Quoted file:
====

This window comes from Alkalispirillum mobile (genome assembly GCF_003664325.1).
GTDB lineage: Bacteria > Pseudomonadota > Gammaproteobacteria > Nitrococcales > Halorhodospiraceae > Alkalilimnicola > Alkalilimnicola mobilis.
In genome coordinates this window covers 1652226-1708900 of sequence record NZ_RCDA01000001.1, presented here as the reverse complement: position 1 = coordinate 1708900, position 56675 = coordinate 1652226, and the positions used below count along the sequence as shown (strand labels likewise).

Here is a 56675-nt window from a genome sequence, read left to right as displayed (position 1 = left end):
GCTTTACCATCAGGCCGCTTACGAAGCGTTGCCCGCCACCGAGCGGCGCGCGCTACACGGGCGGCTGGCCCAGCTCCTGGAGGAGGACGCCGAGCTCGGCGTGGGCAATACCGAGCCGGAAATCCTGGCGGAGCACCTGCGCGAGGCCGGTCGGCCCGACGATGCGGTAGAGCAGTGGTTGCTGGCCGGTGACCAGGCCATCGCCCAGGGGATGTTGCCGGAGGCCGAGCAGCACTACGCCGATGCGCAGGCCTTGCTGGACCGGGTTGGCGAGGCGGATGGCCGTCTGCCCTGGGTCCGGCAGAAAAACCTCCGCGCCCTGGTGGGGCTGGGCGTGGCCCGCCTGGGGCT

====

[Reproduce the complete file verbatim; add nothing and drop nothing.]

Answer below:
This window comes from Alkalispirillum mobile (genome assembly GCF_003664325.1).
GTDB lineage: Bacteria > Pseudomonadota > Gammaproteobacteria > Nitrococcales > Halorhodospiraceae > Alkalilimnicola > Alkalilimnicola mobilis.
In genome coordinates this window covers 1652226-1708900 of sequence record NZ_RCDA01000001.1, presented here as the reverse complement: position 1 = coordinate 1708900, position 56675 = coordinate 1652226, and the positions used below count along the sequence as shown (strand labels likewise).

Here is a 56675-nt window from a genome sequence, read left to right as displayed (position 1 = left end):
GCTTTACCATCAGGCCGCTTACGAAGCGTTGCCCGCCACCGAGCGGCGCGCGCTACACGGGCGGCTGGCCCAGCTCCTGGAGGAGGACGCCGAGCTCGGCGTGGGCAATACCGAGCCGGAAATCCTGGCGGAGCACCTGCGCGAGGCCGGTCGGCCCGACGATGCGGTAGAGCAGTGGTTGCTGGCCGGTGACCAGGCCATCGCCCAGGGGATGTTGCCGGAGGCCGAGCAGCACTACGCCGATGCGCAGGCCTTGCTGGACCGGGTTGGCGAGGCGGATGGCCGTCTGCCCTGGGTCCGGCAGAAAAACCTCCGCGCCCTGGTGGGGCTGGGCGTGGCCCGCCTGGGGCT